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Research Guides@TCC Libraries

Research Step by Step

Instructional Content

Library Website (3:06)

Brief overview of how to navigate the library website.

Videos created by TCC Librarians in February 2023 and is licensed under  CC BY-NC-SA 4.0

Terms to Know

After reviewing the "Terms to Know" chart, you should be able to define key terms which are necessary for effective library research.Terms and Definitions

Types of Sources‚Äč

Click on each information source type below to learn more about the types of resources that can be used for research.


Who? Scholars, researchers, and professionals write articles published in journals.

What? Journal articles serve as in-depth examinations of specific topics, research results, or case studies and cite the sources used in research.

Why? Journal articles are written to inform other scholars and researchers.

When? It can take over a year for a peer-reviewed article to move from research to writing to getting reviewed to publication. Journals can come out anywhere from monthly to annually.

Where? Search library databases to access full-text articles as well as citations. Many will let you limit your search to peer-reviewed publications.

Examples: Journal of the American Medical Association, Geosciences, Journal of Popular Film and Television

Who? Professional writers contribute to magazine articles.

What? Current events are given more context and perspective. Some magazines may cover topic areas ranging from interior design to psychology.

Why? Magazines exist to entertain or inform the general public.

When? Weekly or monthly

Where? Use library databases such as Masterfile Premier.

Examples: Newsweek, People, National Geographic

Who? Authors write books.

What? Books include detailed overviews of topics and cite sources.

Why? Non-fiction books are written to inform the reader.

When? Most books take years to write and cannot be updated once published.

Where? Use the library catalog to search for books.

Examples: Anxiety: A Short History, Mythologizing the Vietnam War, Museums and the Public Sphere 

Who? Anyone from government agencies to corporations to individuals can publish a website.

What? A website is a collection of webpages viewable on the computer.

Why? Websites can serve any purpose, including entertainment, information, and commercial.

When? Websites cover every period of time, including up-to-the-minute news.

Where? Find websites using search engines on the Internet.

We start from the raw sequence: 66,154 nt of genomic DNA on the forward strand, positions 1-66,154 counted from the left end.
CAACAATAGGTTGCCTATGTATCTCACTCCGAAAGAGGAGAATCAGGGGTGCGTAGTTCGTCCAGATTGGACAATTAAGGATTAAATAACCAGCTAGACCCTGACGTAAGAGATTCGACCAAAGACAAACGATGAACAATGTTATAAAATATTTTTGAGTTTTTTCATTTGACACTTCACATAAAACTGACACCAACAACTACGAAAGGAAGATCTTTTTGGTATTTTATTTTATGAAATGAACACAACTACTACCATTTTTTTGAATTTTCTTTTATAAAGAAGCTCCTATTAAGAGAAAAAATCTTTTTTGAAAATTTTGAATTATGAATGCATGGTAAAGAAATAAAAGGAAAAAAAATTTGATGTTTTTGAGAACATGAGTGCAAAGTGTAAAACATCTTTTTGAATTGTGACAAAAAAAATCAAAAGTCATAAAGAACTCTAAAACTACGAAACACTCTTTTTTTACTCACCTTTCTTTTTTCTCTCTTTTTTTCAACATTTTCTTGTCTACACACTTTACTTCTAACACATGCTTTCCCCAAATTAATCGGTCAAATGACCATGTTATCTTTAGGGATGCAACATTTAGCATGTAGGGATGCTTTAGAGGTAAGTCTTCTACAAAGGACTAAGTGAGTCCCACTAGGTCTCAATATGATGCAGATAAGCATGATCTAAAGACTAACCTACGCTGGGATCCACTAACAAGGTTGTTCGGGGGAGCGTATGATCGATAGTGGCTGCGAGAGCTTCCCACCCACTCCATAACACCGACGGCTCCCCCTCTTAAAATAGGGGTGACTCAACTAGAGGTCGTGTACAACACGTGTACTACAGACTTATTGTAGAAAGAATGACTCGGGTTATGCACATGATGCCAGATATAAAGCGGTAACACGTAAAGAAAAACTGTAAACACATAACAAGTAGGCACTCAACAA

Who? Reporters write newspaper articles.

What? News is published in newspapers as well as television news broadcasts.

Why? The purpose of news is to inform the general public about current events.

When? Articles usually report on things that happened the day before, but broadcasts can be on things that happened that day.

Where? Find news using the library's newspaper databases.

Examples: Virginian-Pilot, New York Times

What? Trade publications cover information relevant to working in a specific career field.

Why? These articles are written to inform other in the field.

When? Weekly or monthly

Where? Use library databases such as Associates Programs Source.

Examples: Adweek, OT Practice, HotelBusiness

Who? Content is created by directors, producers, actors, podcasters, and more.

What? Information is presented in audio or video form and can cover anything from a broad overview to a deep dive.

Why? Multimedia To inform or entertain a general audience.

When? It can be immediate or retrospective.

Where? Multimedia can be found using databases such as Films on Demand.

Examples: Buffalo Soldiers: Fighting on Two Fronts [documentary film], Youth Mental Health [instructional video], All Things Considered [podcast]

Who? Anyone can post on social media.

What? Posts are usually short and often informal in tone. They can consist of words, images, or video.

Why? Content creators post to entertain or inform a general audience.

When? Posts can be very current, up to the minute as something is happening.

Where? Search for social media on the Internet using search engines like Google, Firefox, Bing, etc.

Examples:X (Twitter), Facebook, Instagram, YouTube, TikTok, etc.

Ask a Librarian (3:18)

This video provides an overview of using the service Ask a Librarian.

Videos created by TCC Librarians in January 2023 and is licensed under  CC BY-NC-SA 4.0

Content created by TCC Libraries is licensed as CC BY 4.0